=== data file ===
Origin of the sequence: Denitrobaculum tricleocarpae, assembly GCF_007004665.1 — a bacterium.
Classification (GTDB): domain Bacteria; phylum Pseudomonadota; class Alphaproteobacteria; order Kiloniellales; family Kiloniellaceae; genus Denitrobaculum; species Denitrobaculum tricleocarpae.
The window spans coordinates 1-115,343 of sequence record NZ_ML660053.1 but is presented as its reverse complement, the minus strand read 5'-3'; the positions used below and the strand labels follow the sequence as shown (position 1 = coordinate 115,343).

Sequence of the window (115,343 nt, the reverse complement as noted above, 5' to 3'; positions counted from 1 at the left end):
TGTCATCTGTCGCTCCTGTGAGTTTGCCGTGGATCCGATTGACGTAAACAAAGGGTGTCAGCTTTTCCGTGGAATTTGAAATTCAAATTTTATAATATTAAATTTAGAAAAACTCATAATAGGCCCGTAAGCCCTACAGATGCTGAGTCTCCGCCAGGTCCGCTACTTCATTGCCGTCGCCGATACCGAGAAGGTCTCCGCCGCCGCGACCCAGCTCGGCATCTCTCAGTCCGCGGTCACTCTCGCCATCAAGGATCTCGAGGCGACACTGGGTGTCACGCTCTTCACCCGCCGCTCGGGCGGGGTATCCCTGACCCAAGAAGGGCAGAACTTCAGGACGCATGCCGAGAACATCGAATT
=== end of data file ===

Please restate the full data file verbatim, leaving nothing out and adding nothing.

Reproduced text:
Origin of the sequence: Denitrobaculum tricleocarpae, assembly GCF_007004665.1 — a bacterium.
Classification (GTDB): domain Bacteria; phylum Pseudomonadota; class Alphaproteobacteria; order Kiloniellales; family Kiloniellaceae; genus Denitrobaculum; species Denitrobaculum tricleocarpae.
The window spans coordinates 1-115,343 of sequence record NZ_ML660053.1 but is presented as its reverse complement, the minus strand read 5'-3'; the positions used below and the strand labels follow the sequence as shown (position 1 = coordinate 115,343).

Sequence of the window (115,343 nt, the reverse complement as noted above, 5' to 3'; positions counted from 1 at the left end):
TGTCATCTGTCGCTCCTGTGAGTTTGCCGTGGATCCGATTGACGTAAACAAAGGGTGTCAGCTTTTCCGTGGAATTTGAAATTCAAATTTTATAATATTAAATTTAGAAAAACTCATAATAGGCCCGTAAGCCCTACAGATGCTGAGTCTCCGCCAGGTCCGCTACTTCATTGCCGTCGCCGATACCGAGAAGGTCTCCGCCGCCGCGACCCAGCTCGGCATCTCTCAGTCCGCGGTCACTCTCGCCATCAAGGATCTCGAGGCGACACTGGGTGTCACGCTCTTCACCCGCCGCTCGGGCGGGGTATCCCTGACCCAAGAAGGGCAGAACTTCAGGACGCATGCCGAGAACATCGAATT